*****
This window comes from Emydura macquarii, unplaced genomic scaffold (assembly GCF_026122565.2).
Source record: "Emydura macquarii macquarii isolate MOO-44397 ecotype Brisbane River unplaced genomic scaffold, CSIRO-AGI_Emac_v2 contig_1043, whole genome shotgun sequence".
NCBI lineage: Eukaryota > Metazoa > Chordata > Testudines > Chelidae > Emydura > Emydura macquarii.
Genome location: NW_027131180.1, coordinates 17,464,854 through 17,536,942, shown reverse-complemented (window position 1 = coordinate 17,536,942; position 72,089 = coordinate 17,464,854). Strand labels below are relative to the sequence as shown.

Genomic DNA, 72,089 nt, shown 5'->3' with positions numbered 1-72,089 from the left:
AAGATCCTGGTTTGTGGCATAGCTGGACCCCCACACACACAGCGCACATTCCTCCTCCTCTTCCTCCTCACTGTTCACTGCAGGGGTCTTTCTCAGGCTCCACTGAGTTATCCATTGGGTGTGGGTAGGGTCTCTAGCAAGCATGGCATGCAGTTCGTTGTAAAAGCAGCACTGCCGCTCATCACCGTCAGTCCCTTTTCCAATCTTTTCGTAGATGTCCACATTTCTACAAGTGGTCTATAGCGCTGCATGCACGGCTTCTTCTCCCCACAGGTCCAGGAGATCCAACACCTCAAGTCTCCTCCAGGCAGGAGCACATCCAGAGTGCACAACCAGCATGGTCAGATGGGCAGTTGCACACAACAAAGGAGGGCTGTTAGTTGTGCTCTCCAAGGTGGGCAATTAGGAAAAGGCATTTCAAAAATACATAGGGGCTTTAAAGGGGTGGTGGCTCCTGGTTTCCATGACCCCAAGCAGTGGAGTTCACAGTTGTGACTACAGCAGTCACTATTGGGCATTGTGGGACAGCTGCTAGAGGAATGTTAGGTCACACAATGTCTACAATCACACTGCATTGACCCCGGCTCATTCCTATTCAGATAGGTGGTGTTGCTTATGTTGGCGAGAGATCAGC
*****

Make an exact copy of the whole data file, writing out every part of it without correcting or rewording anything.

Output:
This window comes from Emydura macquarii, unplaced genomic scaffold (assembly GCF_026122565.2).
Source record: "Emydura macquarii macquarii isolate MOO-44397 ecotype Brisbane River unplaced genomic scaffold, CSIRO-AGI_Emac_v2 contig_1043, whole genome shotgun sequence".
NCBI lineage: Eukaryota > Metazoa > Chordata > Testudines > Chelidae > Emydura > Emydura macquarii.
Genome location: NW_027131180.1, coordinates 17,464,854 through 17,536,942, shown reverse-complemented (window position 1 = coordinate 17,536,942; position 72,089 = coordinate 17,464,854). Strand labels below are relative to the sequence as shown.

Genomic DNA, 72,089 nt, shown 5'->3' with positions numbered 1-72,089 from the left:
AAGATCCTGGTTTGTGGCATAGCTGGACCCCCACACACACAGCGCACATTCCTCCTCCTCTTCCTCCTCACTGTTCACTGCAGGGGTCTTTCTCAGGCTCCACTGAGTTATCCATTGGGTGTGGGTAGGGTCTCTAGCAAGCATGGCATGCAGTTCGTTGTAAAAGCAGCACTGCCGCTCATCACCGTCAGTCCCTTTTCCAATCTTTTCGTAGATGTCCACATTTCTACAAGTGGTCTATAGCGCTGCATGCACGGCTTCTTCTCCCCACAGGTCCAGGAGATCCAACACCTCAAGTCTCCTCCAGGCAGGAGCACATCCAGAGTGCACAACCAGCATGGTCAGATGGGCAGTTGCACACAACAAAGGAGGGCTGTTAGTTGTGCTCTCCAAGGTGGGCAATTAGGAAAAGGCATTTCAAAAATACATAGGGGCTTTAAAGGGGTGGTGGCTCCTGGTTTCCATGACCCCAAGCAGTGGAGTTCACAGTTGTGACTACAGCAGTCACTATTGGGCATTGTGGGACAGCTGCTAGAGGAATGTTAGGTCACACAATGTCTACAATCACACTGCATTGACCCCGGCTCATTCCTATTCAGATAGGTGGTGTTGCTTATGTTGGCGAGAGATCAGC